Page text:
I earned my first real paycheck at age 14. The year was 1973, and the minimum wage was $1.60 an hour.

The job was at Derryberry's Drug Store, a family business near the public square in my hometown, Columbia, Tenn. I scrubbed toilets, refilled bins with plastic pill vials and filed little bound books of doctors' prescriptions. I also restocked the pharmacy's Coke machine, vacuumed floors and poured acid into plastic milk jugs for resale.

At the time, I was in ninth grade at Whitthorne Junior High School, where I was editor of the school newspaper, The Junior High Jots, and section leader of the school band's drum line. I was a serious student of drum rudiments — paradiddles and ratimacues — and I remember my bulky black snare drum case banging against my right leg as I walked the half-dozen blocks from school to Derryberry's.

I probably worked 10 to 15 hours a week at the pharmacy, spread across nights and weekends. My take-home pay was about $20 a week, give or take a little. By the time I was a senior in high school, I had saved up about $2,000, enough money to buy a brand-new Datsun B-210 coupe with honeycomb-shaped wheel covers. Straight shift. No AC.

Over time, I worked my way up from toilet scrubber at Derryberry's. I learned to operate the cash register, and later, when I turned 16, I was promoted to substitute delivery truck driver. I remember driving around Columbia in a Ford pickup delivering prescriptions and listening to Elton John singing "Philadelphia Freedom" on the radio. On the Saturdays I worked, I would treat myself to a McDonald's Quarter Pounder with cheese and fries.

During college in the late 1970s, I worked several summer jobs. One year I sold books door-to-door, work I was ill-suited to, but that taught me important life lessons. Another year I worked at the Consolidated Aluminum plant stacking aluminum rods, and after that I got a job at a General Electric plant making parts for room air conditioners. The plant work paid about $5 an hour, or $7.50 an hour for overtime, which seemed like a fortune.

I never minded working, and I liked the independence of having my own money. During college, the summer jobs provided a stash of spending money that would last me through the school year.

That was then; this is now.

According to a report in Atlantic magazine, the percentage of teens who work has dropped precipitously in the 40 years since I was a teenager. In 1978, about 60 percent of teens worked summer jobs. Now it's down to about 35 percent and dropping.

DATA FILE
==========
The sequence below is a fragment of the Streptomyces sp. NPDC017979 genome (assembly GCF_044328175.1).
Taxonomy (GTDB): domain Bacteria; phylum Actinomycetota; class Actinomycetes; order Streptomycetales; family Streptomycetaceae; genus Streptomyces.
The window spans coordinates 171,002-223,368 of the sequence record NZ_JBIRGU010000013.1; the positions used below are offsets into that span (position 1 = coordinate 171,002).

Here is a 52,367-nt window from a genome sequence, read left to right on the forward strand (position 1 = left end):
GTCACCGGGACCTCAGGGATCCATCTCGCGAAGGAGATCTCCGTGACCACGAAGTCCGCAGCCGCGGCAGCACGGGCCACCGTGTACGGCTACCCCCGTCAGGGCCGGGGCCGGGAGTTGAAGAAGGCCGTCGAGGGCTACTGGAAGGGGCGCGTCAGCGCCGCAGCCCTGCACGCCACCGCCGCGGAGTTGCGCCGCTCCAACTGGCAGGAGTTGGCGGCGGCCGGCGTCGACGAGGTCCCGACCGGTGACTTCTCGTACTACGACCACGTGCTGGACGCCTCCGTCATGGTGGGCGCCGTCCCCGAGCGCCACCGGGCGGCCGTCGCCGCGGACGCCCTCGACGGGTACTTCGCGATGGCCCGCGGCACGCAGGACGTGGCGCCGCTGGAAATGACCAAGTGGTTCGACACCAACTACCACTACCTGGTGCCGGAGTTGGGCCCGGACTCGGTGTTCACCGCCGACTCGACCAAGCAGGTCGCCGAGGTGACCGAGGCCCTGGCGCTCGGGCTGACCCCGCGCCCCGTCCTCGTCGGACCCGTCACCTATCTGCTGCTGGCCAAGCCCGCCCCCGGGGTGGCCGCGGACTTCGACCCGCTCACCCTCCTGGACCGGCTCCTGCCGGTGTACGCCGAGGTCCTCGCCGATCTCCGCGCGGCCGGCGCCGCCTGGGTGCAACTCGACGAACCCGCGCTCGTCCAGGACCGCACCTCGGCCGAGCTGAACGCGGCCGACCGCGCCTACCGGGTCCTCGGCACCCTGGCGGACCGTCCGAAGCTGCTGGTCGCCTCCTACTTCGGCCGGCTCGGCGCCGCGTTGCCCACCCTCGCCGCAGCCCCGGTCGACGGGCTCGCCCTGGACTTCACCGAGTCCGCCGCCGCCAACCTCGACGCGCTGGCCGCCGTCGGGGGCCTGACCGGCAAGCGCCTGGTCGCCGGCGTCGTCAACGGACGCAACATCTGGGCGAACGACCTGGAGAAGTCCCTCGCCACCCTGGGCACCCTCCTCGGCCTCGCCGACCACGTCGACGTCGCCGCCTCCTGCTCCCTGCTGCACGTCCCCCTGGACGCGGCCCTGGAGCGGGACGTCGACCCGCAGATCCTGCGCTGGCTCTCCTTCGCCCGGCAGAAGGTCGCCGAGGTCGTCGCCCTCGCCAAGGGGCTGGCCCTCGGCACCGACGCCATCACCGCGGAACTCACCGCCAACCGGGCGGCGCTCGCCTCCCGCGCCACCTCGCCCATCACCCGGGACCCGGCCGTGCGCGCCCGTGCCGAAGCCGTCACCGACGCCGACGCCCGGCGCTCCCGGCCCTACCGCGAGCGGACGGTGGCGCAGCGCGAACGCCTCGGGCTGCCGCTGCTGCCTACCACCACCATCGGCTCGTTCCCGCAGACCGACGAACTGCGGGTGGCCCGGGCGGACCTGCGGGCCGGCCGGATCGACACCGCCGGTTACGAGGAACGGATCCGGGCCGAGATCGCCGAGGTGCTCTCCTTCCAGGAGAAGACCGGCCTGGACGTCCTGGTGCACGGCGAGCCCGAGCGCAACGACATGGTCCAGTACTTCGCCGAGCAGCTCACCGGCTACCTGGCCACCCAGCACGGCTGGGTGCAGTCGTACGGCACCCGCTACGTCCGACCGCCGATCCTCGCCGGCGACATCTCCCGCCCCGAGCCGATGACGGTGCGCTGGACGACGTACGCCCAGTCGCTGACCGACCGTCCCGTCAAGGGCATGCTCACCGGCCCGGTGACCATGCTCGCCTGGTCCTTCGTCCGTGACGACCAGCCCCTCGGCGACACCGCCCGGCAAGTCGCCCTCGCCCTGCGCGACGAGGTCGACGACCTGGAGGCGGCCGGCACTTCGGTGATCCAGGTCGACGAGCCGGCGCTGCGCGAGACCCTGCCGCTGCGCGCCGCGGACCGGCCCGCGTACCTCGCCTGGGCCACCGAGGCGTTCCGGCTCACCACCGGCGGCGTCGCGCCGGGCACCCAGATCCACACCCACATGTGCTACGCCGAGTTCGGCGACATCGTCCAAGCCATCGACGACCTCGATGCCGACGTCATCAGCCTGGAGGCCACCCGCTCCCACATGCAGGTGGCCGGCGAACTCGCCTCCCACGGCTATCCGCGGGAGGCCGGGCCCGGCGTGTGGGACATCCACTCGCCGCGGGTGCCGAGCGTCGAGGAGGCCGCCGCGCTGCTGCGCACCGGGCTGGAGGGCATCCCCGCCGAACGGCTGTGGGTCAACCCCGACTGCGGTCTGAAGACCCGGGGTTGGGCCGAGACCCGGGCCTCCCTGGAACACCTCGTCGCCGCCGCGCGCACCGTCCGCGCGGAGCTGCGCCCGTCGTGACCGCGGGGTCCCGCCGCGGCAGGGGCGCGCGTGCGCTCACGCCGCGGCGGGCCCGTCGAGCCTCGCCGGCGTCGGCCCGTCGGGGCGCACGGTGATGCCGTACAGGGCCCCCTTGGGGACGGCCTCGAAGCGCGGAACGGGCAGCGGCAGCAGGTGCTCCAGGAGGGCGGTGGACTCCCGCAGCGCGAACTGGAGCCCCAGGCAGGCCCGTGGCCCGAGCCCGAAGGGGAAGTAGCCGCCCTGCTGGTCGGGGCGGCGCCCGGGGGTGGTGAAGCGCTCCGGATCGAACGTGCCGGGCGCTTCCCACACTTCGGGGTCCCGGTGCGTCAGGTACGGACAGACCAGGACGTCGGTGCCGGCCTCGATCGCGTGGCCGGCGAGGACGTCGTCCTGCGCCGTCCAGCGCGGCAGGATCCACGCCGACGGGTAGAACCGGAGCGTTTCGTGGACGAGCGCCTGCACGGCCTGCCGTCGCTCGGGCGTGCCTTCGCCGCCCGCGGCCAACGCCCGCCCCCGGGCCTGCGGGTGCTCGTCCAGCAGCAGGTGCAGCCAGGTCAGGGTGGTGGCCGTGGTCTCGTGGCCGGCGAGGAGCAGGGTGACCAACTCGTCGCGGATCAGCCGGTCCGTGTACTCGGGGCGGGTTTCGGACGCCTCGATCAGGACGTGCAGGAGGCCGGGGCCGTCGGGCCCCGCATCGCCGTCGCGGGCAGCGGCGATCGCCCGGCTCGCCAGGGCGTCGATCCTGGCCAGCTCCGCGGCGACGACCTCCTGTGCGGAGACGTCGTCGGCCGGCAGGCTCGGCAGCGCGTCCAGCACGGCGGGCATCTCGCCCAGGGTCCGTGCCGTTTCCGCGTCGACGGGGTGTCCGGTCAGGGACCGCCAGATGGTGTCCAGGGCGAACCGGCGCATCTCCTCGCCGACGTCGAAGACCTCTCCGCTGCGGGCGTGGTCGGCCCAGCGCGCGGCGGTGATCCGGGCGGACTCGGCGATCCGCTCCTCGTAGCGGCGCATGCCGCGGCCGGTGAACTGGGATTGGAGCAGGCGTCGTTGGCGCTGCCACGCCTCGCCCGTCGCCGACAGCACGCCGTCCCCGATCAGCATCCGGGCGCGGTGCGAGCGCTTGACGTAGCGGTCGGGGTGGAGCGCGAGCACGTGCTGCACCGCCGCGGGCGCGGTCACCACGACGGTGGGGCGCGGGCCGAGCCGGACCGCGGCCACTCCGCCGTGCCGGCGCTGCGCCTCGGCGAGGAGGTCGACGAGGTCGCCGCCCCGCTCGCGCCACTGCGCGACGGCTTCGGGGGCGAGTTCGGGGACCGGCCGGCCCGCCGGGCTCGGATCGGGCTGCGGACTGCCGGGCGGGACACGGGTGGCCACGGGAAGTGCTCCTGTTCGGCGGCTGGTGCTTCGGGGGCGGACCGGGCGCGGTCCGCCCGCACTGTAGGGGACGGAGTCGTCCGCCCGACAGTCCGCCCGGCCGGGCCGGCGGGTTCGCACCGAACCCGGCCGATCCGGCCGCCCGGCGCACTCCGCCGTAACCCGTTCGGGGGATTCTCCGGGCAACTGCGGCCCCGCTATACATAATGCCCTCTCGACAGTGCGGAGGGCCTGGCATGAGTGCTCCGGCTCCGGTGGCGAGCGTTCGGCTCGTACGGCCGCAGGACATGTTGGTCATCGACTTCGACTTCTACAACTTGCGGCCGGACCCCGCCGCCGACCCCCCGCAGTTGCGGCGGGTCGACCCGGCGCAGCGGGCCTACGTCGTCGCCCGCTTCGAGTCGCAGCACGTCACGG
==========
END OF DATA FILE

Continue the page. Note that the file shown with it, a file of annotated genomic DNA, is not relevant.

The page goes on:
There is a temptation to brand today's youth as lazy, but that's simply not true. Experts say today's teens have more rigorous high school studies. The number of kids taking summer classes, for example, is said to have tripled in the last 20 years.

Some kids, like my two sons, play on travel sports teams that easily eat up as much free time as a part-time job. They practice several nights a week and have games on weekends. Tournaments devour a weekend, stretching from Friday night to Sunday evening.

When it comes to jobs, my sons are freelancers. Our 15-year-old has a semi-regular gig as a pet sitter and cuts a couple of lawns on the side. He also has become an entrepreneur, shopping for discount shoes and flipping them for a small profit on eBay.

My 10-year-old son, meanwhile, is a worker bee who can rake leaves for hours at a stretch. He is one of those rare people who actually see physical labor as fun. About once a week he comes to me to ask, "How can I make money?"

I recently spoke to a consultant who studies generations who told me we baby boomers grew up with a lot of unstructured time as children and teens. For kids today, everything is work. Good grades are the passkey to good colleges, so everything at school becomes work-related. Club sports are aimed at producing scholarship athletes. Even volunteering to help a good cause is considered a resume builder.

In the 1970s, we had to learn to work. For today's kids, work is baked into everyday life.

That's a fact worth remembering the next time you find yourself reaching for the "lazy kid" label.

Contact Mark Kennedy at or 423-757-6645.